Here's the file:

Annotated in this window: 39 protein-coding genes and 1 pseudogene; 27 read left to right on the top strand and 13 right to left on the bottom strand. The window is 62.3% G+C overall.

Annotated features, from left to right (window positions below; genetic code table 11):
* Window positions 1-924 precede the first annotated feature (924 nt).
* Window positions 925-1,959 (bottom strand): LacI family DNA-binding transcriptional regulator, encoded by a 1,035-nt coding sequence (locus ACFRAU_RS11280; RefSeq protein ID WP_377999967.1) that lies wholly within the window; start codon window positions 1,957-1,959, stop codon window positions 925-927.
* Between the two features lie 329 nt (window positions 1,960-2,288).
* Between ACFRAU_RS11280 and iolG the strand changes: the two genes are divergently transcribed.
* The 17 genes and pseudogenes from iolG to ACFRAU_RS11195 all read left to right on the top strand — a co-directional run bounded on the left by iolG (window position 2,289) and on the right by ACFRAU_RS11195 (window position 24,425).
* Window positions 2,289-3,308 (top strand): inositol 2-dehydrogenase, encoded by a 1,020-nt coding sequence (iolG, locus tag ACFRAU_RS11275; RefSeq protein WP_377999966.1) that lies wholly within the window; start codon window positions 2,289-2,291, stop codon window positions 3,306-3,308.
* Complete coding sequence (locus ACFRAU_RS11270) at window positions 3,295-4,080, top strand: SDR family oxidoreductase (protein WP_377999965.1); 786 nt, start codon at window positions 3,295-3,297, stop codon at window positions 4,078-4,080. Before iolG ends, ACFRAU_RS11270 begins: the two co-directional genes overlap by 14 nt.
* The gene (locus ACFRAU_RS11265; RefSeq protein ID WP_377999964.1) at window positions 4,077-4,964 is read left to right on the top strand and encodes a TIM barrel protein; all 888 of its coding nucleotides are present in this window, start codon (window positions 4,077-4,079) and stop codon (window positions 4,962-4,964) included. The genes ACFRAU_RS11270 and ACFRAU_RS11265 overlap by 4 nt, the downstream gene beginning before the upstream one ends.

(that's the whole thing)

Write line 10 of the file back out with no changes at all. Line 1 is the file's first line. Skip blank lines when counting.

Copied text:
* The gene (locus ACFRAU_RS11265; RefSeq protein ID WP_377999964.1) at window positions 4,077-4,964 is read left to right on the top strand and encodes a TIM barrel protein; all 888 of its coding nucleotides are present in this window, start codon (window positions 4,077-4,079) and stop codon (window positions 4,962-4,964) included. The genes ACFRAU_RS11270 and ACFRAU_RS11265 overlap by 4 nt, the downstream gene beginning before the upstream one ends.